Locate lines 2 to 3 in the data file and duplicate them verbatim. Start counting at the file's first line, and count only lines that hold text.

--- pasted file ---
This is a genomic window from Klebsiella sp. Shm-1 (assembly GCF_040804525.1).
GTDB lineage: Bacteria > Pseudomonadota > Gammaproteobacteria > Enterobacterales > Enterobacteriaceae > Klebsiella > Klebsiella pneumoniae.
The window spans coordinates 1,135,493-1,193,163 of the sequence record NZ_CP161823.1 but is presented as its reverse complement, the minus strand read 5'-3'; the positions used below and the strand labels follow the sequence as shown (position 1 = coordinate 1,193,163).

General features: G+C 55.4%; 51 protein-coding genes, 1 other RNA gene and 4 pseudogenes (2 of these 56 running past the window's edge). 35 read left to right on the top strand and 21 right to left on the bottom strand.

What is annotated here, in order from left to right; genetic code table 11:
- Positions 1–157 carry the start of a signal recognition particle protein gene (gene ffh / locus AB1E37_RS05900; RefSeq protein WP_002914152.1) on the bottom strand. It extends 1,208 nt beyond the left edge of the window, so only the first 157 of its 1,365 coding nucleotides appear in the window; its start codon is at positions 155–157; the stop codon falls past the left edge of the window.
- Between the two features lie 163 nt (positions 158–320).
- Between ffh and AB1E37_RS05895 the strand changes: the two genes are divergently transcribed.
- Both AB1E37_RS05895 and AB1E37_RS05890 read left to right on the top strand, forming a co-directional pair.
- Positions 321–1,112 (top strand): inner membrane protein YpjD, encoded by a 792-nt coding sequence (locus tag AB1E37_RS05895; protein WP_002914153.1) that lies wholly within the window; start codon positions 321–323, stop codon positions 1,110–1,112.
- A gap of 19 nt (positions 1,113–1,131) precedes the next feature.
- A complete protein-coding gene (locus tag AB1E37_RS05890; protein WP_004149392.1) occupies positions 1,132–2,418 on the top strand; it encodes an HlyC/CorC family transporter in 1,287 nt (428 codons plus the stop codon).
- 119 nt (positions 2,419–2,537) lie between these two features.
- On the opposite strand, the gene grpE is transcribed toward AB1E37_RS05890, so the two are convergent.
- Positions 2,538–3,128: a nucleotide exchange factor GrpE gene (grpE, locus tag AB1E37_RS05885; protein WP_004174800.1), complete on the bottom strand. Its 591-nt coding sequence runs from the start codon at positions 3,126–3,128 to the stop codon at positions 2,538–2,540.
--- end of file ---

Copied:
GTDB lineage: Bacteria > Pseudomonadota > Gammaproteobacteria > Enterobacterales > Enterobacteriaceae > Klebsiella > Klebsiella pneumoniae.
The window spans coordinates 1,135,493-1,193,163 of the sequence record NZ_CP161823.1 but is presented as its reverse complement, the minus strand read 5'-3'; the positions used below and the strand labels follow the sequence as shown (position 1 = coordinate 1,193,163).